Custom velvet-upholstered seating furnishes the garden-facing lounge. Photography by Anne-Sophie Heist.

To evoke ancient Greece, Chatzigiannis drew on materials and color palettes commonly used in antiquity: marble, bronze, and wood; black, white, and gold. For floors, walls, and columns, large slabs of raw marble from the Aegean islands of Naxos and Thassos were shipped to the southern port city of Xiamen where they were cut and polished before being hauled to Shanghai—with more than one piece breaking en route or, worse, during installation.

Each space channels a different era in ancient Greek history. The entrance hall “starts at the beginning,” as Chatzigiannis puts it, with the Cycladic period, whose elegantly austere Bronze Age aesthetic is represented by a 5-foot-tall cast-plaster replica of a female figure from 2800–2300 BCE. Chatzigiannis complements the statue’s minimalist style with equally restrained custom elements: a graphic metal console in matte black, a simple geometric brass stair rail with a matte-gold finish, and a subtle, white-on-white plaid-pattern floor of polished marble.

On the second floor, marble columns flank the portal to the living room. Photography by Anne-Sophie Heist.

The liberal use of customization—which, the architect estimates, includes more than half the project’s furnishings and architectural elements—is largely due to necessity. “When you renovate a period building on the Bund or design a new villa for a Chinese client, you can find many local suppliers familiar with Italian, French, Spanish, or even Arabic style, because they’ve all infiltrated the market,” he says. “But when you want to go classical Greek, it’s impossible.”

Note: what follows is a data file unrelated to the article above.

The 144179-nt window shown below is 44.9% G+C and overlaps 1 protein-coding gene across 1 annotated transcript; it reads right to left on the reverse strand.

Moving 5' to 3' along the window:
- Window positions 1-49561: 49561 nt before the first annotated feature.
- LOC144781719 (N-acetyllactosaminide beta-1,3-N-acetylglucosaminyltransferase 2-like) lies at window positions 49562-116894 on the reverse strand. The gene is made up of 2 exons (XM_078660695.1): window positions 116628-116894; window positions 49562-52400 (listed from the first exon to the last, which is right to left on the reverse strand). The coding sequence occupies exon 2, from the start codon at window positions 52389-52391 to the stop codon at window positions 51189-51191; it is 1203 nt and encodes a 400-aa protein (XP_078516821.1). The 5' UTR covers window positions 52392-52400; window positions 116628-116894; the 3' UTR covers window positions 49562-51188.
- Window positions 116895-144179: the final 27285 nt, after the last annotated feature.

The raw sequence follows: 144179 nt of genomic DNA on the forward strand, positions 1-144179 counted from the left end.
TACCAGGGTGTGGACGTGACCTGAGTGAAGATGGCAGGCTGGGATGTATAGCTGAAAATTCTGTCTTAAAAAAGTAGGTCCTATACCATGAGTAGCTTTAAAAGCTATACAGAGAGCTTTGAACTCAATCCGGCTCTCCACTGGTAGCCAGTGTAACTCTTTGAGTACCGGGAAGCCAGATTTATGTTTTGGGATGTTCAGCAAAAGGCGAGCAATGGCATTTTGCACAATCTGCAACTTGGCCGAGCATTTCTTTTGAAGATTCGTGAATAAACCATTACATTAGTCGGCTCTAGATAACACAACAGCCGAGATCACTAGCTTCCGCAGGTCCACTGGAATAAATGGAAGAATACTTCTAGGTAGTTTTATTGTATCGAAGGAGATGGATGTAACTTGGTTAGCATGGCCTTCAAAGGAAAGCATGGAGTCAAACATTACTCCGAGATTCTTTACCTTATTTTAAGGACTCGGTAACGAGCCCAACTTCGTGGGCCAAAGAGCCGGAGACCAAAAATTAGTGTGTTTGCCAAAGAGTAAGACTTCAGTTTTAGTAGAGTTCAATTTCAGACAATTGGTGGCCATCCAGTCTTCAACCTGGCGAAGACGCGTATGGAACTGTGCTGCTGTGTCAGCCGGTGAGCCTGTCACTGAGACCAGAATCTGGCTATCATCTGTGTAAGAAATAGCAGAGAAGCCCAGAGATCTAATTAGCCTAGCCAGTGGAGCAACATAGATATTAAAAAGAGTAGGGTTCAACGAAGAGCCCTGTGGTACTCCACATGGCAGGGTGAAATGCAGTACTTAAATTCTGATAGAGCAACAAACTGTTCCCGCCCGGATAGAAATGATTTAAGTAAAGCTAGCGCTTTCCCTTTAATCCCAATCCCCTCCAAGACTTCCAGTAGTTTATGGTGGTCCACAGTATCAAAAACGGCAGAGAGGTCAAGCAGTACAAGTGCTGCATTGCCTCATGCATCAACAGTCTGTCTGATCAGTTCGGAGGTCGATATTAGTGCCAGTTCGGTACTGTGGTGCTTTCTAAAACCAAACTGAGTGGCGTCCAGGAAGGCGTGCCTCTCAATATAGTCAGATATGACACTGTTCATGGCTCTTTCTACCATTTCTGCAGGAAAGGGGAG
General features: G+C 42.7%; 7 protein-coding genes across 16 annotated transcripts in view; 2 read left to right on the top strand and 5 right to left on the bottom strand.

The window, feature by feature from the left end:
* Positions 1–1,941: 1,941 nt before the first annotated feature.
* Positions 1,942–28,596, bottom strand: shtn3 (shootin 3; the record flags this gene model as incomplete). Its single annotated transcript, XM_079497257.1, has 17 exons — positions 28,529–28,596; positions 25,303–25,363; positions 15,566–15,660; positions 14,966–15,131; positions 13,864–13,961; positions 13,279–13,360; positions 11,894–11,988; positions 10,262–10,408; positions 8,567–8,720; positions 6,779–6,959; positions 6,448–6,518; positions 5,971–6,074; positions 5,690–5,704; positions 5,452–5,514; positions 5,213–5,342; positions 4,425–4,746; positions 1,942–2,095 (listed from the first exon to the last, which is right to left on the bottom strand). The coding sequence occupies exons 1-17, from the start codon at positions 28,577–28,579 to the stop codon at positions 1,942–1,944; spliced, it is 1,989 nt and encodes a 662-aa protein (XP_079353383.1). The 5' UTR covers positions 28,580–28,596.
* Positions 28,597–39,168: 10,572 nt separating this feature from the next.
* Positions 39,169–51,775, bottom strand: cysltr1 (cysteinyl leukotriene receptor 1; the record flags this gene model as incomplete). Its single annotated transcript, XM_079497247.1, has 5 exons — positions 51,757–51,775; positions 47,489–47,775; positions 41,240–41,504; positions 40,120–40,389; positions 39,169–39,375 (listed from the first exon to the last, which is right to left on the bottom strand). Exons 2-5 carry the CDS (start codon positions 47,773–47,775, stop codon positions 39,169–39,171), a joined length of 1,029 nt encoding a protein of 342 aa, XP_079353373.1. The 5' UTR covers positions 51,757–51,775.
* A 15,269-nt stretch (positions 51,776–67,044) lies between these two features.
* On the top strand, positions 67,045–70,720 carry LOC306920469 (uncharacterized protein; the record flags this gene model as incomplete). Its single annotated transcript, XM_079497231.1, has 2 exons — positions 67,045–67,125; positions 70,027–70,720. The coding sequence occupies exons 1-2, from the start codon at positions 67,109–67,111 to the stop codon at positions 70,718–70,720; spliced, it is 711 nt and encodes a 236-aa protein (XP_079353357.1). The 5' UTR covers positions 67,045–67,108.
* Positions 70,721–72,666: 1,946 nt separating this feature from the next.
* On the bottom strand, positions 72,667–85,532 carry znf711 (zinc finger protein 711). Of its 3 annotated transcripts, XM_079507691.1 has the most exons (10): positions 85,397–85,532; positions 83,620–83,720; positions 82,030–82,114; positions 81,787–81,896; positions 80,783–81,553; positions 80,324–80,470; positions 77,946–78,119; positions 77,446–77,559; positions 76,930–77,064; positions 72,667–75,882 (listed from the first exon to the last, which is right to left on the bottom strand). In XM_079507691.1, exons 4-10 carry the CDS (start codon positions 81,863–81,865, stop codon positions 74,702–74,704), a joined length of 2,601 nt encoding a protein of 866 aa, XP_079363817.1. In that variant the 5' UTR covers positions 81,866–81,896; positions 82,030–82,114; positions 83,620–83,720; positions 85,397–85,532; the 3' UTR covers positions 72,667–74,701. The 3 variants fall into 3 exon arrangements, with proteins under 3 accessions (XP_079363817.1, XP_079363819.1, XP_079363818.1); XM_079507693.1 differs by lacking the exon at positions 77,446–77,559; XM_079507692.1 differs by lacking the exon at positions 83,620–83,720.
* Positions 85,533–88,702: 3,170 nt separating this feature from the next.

Custom solutions to the problem include a plethora of chairs, chaises, and stools that reference the work of T.H. Robsjohn-Gibbings. The 20th-century designer, famous for giving principles derived from ancient Greek furniture modern form, moved to Athens in the mid-’60s where he had classical pieces accurately reproduced. Chatzigiannis tracked down the few elderly Athenian craftsmen who still produce Robsjohn-Gibbings’s signature curved-wood furniture. “The tricky part is making those curves,” the architect confides. “Basically, they boil the wood, bend it, let it dry; boil it again, bend it, let it dry, and so on. It’s a long, painstaking process for every chair.” 

Digitally mastered images of reliefs from the Parthenon, printed on fabric and backlit, join a pair of Diphros stools in the gallery. Photography by Anne-Sophie Heist.